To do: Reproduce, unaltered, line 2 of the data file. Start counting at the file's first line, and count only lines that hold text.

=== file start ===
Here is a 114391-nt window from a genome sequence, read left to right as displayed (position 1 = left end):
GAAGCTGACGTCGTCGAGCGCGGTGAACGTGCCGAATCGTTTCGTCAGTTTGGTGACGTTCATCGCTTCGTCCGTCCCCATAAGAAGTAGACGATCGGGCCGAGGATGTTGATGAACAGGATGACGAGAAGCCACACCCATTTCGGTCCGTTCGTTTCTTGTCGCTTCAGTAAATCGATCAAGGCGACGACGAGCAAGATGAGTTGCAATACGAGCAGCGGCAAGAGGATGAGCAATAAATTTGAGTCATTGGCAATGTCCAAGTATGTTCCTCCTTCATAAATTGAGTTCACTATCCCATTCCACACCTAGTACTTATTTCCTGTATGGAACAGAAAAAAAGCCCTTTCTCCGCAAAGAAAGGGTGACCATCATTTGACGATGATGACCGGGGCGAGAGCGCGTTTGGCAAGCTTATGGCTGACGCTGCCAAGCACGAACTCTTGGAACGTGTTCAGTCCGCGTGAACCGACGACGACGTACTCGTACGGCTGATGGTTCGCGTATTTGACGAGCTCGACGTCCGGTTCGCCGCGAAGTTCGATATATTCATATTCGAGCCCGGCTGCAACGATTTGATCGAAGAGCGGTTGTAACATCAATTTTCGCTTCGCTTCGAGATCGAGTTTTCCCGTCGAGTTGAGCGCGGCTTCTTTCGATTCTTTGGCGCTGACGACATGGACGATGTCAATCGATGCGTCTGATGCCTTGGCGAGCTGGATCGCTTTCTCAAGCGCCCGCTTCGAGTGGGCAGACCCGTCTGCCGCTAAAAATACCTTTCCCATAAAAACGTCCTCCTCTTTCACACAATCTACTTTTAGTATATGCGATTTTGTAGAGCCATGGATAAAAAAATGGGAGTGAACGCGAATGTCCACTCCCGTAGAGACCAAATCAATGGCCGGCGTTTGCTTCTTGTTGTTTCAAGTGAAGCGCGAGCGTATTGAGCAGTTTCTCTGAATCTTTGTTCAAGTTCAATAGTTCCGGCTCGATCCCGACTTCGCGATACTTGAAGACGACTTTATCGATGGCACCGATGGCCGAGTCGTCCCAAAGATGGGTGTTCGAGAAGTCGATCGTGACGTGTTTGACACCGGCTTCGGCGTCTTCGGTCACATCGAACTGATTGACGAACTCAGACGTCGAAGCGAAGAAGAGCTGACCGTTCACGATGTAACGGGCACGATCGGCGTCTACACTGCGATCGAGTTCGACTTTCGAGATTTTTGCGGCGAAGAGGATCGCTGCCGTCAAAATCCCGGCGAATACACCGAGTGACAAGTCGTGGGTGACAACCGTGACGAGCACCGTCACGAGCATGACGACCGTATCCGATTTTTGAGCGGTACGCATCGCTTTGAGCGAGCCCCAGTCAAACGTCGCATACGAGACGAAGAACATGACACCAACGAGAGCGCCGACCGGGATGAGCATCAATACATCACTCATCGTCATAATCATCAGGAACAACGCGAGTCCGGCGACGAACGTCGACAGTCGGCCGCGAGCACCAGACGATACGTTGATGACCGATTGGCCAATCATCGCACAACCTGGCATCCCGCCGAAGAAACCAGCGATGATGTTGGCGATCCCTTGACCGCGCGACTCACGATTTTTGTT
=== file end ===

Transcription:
GAAGCTGACGTCGTCGAGCGCGGTGAACGTGCCGAATCGTTTCGTCAGTTTGGTGACGTTCATCGCTTCGTCCGTCCCCATAAGAAGTAGACGATCGGGCCGAGGATGTTGATGAACAGGATGACGAGAAGCCACACCCATTTCGGTCCGTTCGTTTCTTGTCGCTTCAGTAAATCGATCAAGGCGACGACGAGCAAGATGAGTTGCAATACGAGCAGCGGCAAGAGGATGAGCAATAAATTTGAGTCATTGGCAATGTCCAAGTATGTTCCTCCTTCATAAATTGAGTTCACTATCCCATTCCACACCTAGTACTTATTTCCTGTATGGAACAGAAAAAAAGCCCTTTCTCCGCAAAGAAAGGGTGACCATCATTTGACGATGATGACCGGGGCGAGAGCGCGTTTGGCAAGCTTATGGCTGACGCTGCCAAGCACGAACTCTTGGAACGTGTTCAGTCCGCGTGAACCGACGACGACGTACTCGTACGGCTGATGGTTCGCGTATTTGACGAGCTCGACGTCCGGTTCGCCGCGAAGTTCGATATATTCATATTCGAGCCCGGCTGCAACGATTTGATCGAAGAGCGGTTGTAACATCAATTTTCGCTTCGCTTCGAGATCGAGTTTTCCCGTCGAGTTGAGCGCGGCTTCTTTCGATTCTTTGGCGCTGACGACATGGACGATGTCAATCGATGCGTCTGATGCCTTGGCGAGCTGGATCGCTTTCTCAAGCGCCCGCTTCGAGTGGGCAGACCCGTCTGCCGCTAAAAATACCTTTCCCATAAAAACGTCCTCCTCTTTCACACAATCTACTTTTAGTATATGCGATTTTGTAGAGCCATGGATAAAAAAATGGGAGTGAACGCGAATGTCCACTCCCGTAGAGACCAAATCAATGGCCGGCGTTTGCTTCTTGTTGTTTCAAGTGAAGCGCGAGCGTATTGAGCAGTTTCTCTGAATCTTTGTTCAAGTTCAATAGTTCCGGCTCGATCCCGACTTCGCGATACTTGAAGACGACTTTATCGATGGCACCGATGGCCGAGTCGTCCCAAAGATGGGTGTTCGAGAAGTCGATCGTGACGTGTTTGACACCGGCTTCGGCGTCTTCGGTCACATCGAACTGATTGACGAACTCAGACGTCGAAGCGAAGAAGAGCTGACCGTTCACGATGTAACGGGCACGATCGGCGTCTACACTGCGATCGAGTTCGACTTTCGAGATTTTTGCGGCGAAGAGGATCGCTGCCGTCAAAATCCCGGCGAATACACCGAGTGACAAGTCGTGGGTGACAACCGTGACGAGCACCGTCACGAGCATGACGACCGTATCCGATTTTTGAGCGGTACGCATCGCTTTGAGCGAGCCCCAGTCAAACGTCGCATACGAGACGAAGAACATGACACCAACGAGAGCGCCGACCGGGATGAGCATCAATACATCACTCATCGTCATAATCATCAGGAACAACGCGAGTCCGGCGACGAACGTCGACAGTCGGCCGCGAGCACCAGACGATACGTTGATGACCGATTGGCCAATCATCGCACAACCTGGCATCCCGCCGAAGAAACCAGCGATGATGTTGGCGATCCCTTGACCGCGCGACTCACGATTTTTGTT